Finally, The Cape-Town meetings of 2016, and 2017 took cognizance of the bloodletting that has occurred in ZANU-PF through factionalism. First it was the 2014 “Gamatox” purges, followed by the recent “G-40” purges.

 

 

While it is true that only 11 MPs were expelled from ZANU-PF since November 2017, there has, however, been an ongoing silent and secretive campaign conducted by political certain opportunists and saboteurs within ZANU-PF structures aimed at frustrating sitting parliamentarians by de-campaigning them and labelling them as ‘members of G-40.”

 

 

As a result of this campaign of sabotage within ZANU-PF, the MDC-Alliance has deliberately packaged a political message that is intended to entice voters that have been frustrated and purged during the “Gamatox” and “G-40” purges.

 

 

That is a pivotal part of the opposition’s 2018 campaign strategy and it is directed at grass-root ZANU-PF supporters. It is a strategy that is currently working.

 

 

That is the reason why we hear Kudakwashe Bhaskiti today saying that “Gamatox” became “Gamatox-40” and that “Gamatox-40” has put its weight behind a 40 year old Chamisa. That message is not random- it is well-calculated and intentional.

 

 

ZANU-PF Factionalism, Tribalism

 

 

Personally, I give credit to President Emmerson Mnangagwa. For the last few months it has been refreshing and encouraging to see Zimbabwe represented at Davos, and at other business platforms such as the CEO Forum. I, for one, am excited that Zimbabwe has re-opened for business.

 

 

Also to his credit, at the ZANU-PF extraordinary congress in December 2017, President Mnangagwa stated that “my presidency should not be perceived as the rise in fortunes of a region, or a tribe or a totem, no. My presidency is about a united ZANU-PF, a national party with a national outlook.”

 

 

He went further to say that “let us reassert discipline, order and harmony in the party, and put behind us victimization and witch-hunting of the past.”

 

 

In light of these statements, one wonders why there are ongoing silent purges in ZANU-PF, particularly at cell, district and provincial levels.

 

 

According to reports, several ZANU-PF members have been denied the opportunity to submit their CVs by provincial officials on the basis that they were “Mugabe’s people.”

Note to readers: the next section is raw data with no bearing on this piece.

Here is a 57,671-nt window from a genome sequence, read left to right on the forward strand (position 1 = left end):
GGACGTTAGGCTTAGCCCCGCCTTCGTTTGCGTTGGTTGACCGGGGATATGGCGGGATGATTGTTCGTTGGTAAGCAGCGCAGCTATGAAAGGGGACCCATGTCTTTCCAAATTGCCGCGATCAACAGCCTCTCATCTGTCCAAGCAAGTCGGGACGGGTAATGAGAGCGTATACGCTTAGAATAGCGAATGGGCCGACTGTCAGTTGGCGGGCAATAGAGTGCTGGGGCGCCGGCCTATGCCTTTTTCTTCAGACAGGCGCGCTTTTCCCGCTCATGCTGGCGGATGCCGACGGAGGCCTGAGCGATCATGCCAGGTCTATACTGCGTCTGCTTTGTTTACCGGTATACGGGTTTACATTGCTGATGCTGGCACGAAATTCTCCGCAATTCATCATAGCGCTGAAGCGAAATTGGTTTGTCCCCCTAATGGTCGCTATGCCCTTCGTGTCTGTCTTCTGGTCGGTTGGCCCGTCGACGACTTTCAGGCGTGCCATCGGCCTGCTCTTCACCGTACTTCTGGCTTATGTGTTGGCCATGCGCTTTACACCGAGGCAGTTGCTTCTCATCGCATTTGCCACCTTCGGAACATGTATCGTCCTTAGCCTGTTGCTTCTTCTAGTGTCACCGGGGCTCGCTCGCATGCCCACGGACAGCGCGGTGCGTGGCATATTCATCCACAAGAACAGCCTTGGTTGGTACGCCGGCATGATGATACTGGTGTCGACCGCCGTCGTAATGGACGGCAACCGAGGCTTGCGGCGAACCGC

If ZANU-PF is sincere in its calls for unity then it should expeditiously stop the machinations of mischievous malcontents who have been persisting in their short-sighted and divisive chicanery.

 

 

The danger of tribalism is that it  is a catalyst of conflict, often of a bloody nature in the African context. It must be stopped wherever it rears its head.

 

 

One example occurred recently in Epworth, where a clique aligned to certain ZANU-PF individuals who are eyeing that constituency reportedly pelted the sitting MP with stones while she was addressing a local government meeting.

 

 

The allegation is that her ZANU-PF rivals are orchestrating violence against her in attempt to frustrate her into not contesting in the primary elections.

 

 

Furthermore, in other parts of Harare and in other provinces, there are reports that certain youth league leaders are conniving with saboteurs to frustrate sitting MPs and Senators into not contesting in the party’s primary elections.

 

 

Of course, if the surge of tribalism persists in ZANU-PF, then the consequences are likely to reflect at the 2018 polls.

 

 

Tribalism and factionalism does not only cause division in a political party.

 

 

These twin evils also cause frustration and apathy among a supporters, and in ZANU-PF’s case, this is true at provincial, district, branch and cell levels.

 

 

It’s simple maths. Zimbabwe has 10 provinces and 59 districts. Let’s make a low estimate and assume that as a result of these acts of tribalism, factionalism frustration among party members occurs, and 5000 votes in each  district are lost to apathy or to protest on election day.

 

 

That amounts to 295000 votes countrywide , a sizeable number that is too big to ignore.

 

 

You see, given these reported incidents of sabotage aimed at frustrating candidates in ZANU-PF, the opposition MDC-Alliance is deliberately putting the likes of Kudakwashe Bhaskiti forward at its rallies in attempt to lure frustrated ZANU-PF grass-root supporters and convince them to vote for the opposition.

 

 

So far, that strategy is working.